That makes perfect sense to me. My period away from work was one of the most intensely creative periods of my life up to that point.

I now look upon that time as my creative break – where I explored writing, singing, photography and creative thinking at a depth that hadn’t previously seemed possible.

The good news is that once planted, my creative life has grown, although it takes a conscious decision to make space for it to flourish.

Perhaps the greatest feelings of uncertainty to hit me, after the original shock of redundancy wore off, came when I started looking for work in January 2014.

At that moment, you have to face up to the fact that you don’t have full control over your destination. No certainty about the outcomes of the process.

Fortunately for me, I picked up a contract role soon after starting to look for work. While it wasn’t a permanent role, it gave me back the everyday certainty of going to work and the routines that go along with that.

Within six months, I had taken a permanent role. That’s when I faced up to the most powerful insight of all about certainty and how transient it really is.

As I reflected on my family and friends and their close circles, there were ripples of many different uncertainties all round me.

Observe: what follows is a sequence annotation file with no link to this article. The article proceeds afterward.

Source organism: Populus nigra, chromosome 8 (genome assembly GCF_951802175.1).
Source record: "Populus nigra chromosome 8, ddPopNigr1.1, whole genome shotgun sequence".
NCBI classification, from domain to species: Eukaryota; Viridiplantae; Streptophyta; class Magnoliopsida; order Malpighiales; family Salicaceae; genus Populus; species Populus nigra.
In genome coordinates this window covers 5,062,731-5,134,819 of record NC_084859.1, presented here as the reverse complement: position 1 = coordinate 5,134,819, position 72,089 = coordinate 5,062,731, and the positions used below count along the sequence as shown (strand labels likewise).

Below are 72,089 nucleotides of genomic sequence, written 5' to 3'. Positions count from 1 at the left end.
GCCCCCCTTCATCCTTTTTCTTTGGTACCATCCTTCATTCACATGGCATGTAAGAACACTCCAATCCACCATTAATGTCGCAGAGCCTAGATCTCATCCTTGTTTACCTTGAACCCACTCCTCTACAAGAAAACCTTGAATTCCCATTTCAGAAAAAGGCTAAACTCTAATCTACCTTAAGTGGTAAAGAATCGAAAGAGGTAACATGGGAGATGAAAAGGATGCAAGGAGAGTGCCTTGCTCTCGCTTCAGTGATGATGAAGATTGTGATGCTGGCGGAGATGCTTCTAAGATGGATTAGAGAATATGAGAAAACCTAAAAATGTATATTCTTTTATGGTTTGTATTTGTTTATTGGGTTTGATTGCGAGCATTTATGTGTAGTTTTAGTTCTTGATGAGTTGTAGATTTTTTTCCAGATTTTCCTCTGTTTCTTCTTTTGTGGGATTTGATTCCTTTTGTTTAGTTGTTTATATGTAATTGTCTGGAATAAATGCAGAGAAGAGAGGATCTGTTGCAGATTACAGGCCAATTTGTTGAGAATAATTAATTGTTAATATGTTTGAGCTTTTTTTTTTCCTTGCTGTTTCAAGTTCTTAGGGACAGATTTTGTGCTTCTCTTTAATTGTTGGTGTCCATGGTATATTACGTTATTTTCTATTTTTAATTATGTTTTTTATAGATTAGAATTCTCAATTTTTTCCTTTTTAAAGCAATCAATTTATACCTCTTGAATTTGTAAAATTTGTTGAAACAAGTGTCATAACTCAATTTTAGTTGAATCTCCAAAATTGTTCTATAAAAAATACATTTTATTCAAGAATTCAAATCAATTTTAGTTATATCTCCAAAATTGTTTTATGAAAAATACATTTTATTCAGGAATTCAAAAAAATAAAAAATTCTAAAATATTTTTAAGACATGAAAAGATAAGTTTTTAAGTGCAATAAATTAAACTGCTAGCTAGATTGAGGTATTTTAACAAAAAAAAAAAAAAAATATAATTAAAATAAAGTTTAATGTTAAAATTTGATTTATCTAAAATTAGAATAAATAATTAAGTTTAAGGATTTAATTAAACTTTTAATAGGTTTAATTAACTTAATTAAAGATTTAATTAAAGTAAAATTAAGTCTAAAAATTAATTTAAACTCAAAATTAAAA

In just a couple of years among people I know there have been several redundancies, a marriage breakdown, a cancer scare, a couple of cancer diagnoses, the death of loved ones, other injuries and illnesses, an organ transplant and financial troubles. A job offer interstate, a long-distance relationship, moving home, building a home, a new baby.

Some large uncertainties and some smaller. Some irrefutably negative and sad, some positive and joyful. Some things that start negative, but that shine a light on things that are beautiful and important.

Uncertainty is everywhere. It seems that life really is all about how you respond to these challenges and opportunities.

Uncertainty = life

I’ve since traded the stability of a permanent role for the flexibility of consulting, to give me the time I need to research and write Dad’s story.